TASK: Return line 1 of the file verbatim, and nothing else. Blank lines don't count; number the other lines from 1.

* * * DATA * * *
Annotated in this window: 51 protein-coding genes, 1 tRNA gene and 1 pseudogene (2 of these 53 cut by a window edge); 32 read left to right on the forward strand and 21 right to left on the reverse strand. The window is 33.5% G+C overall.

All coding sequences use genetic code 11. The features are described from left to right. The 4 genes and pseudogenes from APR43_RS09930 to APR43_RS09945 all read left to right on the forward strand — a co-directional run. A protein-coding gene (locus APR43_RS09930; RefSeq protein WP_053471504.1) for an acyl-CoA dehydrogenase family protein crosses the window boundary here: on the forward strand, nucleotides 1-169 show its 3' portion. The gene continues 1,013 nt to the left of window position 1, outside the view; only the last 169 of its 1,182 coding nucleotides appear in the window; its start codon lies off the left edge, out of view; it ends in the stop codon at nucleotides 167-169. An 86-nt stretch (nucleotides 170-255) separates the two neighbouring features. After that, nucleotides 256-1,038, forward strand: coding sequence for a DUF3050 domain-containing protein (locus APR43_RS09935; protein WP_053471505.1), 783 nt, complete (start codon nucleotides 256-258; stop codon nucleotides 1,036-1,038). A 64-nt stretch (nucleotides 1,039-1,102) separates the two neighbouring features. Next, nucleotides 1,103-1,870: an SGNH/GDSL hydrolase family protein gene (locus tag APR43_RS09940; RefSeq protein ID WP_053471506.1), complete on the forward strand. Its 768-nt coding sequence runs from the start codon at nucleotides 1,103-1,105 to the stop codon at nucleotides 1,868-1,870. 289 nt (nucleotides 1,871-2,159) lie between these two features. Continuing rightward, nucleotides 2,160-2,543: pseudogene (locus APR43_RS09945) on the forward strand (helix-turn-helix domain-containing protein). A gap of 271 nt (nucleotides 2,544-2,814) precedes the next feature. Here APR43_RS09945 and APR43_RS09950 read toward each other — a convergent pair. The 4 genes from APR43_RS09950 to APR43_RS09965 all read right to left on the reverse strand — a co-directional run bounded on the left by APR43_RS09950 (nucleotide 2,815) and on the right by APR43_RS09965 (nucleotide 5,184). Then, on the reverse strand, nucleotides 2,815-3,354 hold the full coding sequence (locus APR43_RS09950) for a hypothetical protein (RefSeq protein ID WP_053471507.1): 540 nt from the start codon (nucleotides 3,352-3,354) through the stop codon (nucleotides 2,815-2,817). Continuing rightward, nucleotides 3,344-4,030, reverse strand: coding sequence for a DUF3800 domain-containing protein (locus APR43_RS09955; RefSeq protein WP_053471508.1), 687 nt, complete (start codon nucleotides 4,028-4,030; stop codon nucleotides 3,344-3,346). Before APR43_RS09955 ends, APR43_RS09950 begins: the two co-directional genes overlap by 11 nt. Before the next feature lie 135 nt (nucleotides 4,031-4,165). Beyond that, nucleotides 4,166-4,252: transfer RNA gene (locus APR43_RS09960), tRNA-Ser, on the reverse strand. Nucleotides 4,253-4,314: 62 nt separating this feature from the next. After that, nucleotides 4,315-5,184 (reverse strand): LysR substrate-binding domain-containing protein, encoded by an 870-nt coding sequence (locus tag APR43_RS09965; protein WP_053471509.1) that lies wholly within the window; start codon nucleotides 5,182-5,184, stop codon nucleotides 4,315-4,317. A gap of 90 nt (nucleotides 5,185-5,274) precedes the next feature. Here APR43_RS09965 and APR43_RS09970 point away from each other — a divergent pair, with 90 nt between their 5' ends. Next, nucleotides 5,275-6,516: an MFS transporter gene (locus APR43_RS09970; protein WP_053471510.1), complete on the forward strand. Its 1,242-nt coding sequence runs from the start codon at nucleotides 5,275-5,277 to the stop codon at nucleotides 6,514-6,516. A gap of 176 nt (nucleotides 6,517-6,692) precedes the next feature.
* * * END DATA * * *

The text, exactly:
Annotated in this window: 51 protein-coding genes, 1 tRNA gene and 1 pseudogene (2 of these 53 cut by a window edge); 32 read left to right on the forward strand and 21 right to left on the reverse strand. The window is 33.5% G+C overall.